Cuts to pension allowances boost venture capital trust fundraising to highest level in more than a decade

 
Lucy White
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Investors over the last year ploughed the most money into venture capital trusts (VCTs) in more than a decade, according to new data from HM Revenue & Customs (HMRC).

The listed private equity-style investment funds, which give their investors tax relief on any money committed and tax-free returns, have seen increased interest from wealthy individuals in a year when the amount which can be saved in pension funds has been cut.

A total of £570m was raked in by VCTs in 2016/17, 28 per cent more than the year before and the highest amount since 2005/06.

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“[It is] hardly surprising, given tougher annual allowances and lifetime limits on pensions, that more investors are looking at VCTs,” said Hargreaves Lansdown's Mark Dampier.

However, there are some fears as to what November's Budget will bring for VCTs.

Andrew Snowdon, a partner at accountancy group UHY Hacker Young, said: “We know that the chancellor is currently engaged in an ongoing review of capital markets, looking at whether various tax reliefs are well targeted and deliver value for money. However, he should remember what an important industry VCTs are."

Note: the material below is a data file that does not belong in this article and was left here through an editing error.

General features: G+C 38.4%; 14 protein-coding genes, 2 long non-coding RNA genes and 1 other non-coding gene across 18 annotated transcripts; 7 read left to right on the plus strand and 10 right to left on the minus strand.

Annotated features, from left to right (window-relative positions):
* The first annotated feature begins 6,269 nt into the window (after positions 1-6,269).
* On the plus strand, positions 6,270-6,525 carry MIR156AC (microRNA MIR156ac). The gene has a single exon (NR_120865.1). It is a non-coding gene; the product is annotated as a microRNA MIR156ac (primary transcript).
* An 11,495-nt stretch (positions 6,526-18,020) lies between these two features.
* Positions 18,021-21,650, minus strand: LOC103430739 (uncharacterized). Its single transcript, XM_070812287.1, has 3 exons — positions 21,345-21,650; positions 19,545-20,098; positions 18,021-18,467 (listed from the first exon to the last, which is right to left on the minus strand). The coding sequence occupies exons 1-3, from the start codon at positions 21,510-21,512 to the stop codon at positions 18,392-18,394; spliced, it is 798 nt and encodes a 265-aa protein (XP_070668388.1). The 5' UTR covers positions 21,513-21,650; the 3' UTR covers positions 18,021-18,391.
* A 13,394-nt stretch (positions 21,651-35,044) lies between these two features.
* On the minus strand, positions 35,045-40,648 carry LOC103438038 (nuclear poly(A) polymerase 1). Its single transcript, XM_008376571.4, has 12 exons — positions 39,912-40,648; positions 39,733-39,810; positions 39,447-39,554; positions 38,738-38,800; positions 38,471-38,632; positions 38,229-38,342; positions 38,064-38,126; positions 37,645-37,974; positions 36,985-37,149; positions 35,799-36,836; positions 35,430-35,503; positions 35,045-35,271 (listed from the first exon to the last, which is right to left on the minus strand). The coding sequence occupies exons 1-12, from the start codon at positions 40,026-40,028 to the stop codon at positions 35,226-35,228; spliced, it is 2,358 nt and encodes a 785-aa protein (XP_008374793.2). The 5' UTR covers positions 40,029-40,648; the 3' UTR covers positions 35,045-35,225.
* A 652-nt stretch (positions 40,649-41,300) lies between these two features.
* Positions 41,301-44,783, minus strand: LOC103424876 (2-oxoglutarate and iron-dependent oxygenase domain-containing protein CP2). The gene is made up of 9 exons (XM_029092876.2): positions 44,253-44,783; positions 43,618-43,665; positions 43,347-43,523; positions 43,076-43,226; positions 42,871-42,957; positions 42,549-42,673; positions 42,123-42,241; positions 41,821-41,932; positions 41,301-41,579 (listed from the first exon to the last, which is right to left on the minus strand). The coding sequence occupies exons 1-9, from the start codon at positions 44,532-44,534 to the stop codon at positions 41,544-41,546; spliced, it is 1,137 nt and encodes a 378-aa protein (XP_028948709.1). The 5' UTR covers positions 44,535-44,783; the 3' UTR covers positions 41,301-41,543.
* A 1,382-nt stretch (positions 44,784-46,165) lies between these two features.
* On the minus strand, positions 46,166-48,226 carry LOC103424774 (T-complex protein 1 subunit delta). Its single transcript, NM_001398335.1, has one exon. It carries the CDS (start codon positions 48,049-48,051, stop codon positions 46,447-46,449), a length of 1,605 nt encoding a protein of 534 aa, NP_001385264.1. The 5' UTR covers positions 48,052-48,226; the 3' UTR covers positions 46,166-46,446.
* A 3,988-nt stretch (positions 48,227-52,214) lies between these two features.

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Investors currently receive a 30 per cent up-front tax break if they hold VCT shares for five years. But UHY thinks the government could also change the types of assets which VCTs can invest in.

This would follow a raft of reforms introduced in 2015, which prevented VCTs from backing buyout deals and ensured they funded young, small companies.

“I would encourage investors planning to use VCTs to invest now ahead of the fast approaching November Budget, which could see changes to the tax relief they provide,” said Alex Davies of Wealth Club, a business which provides research on investment opportunities.

“There has arguably never been a better time for investors to consider VCTs, and there are compelling reasons for investors to act now rather than wait until after the Budget when the rules may well change.”

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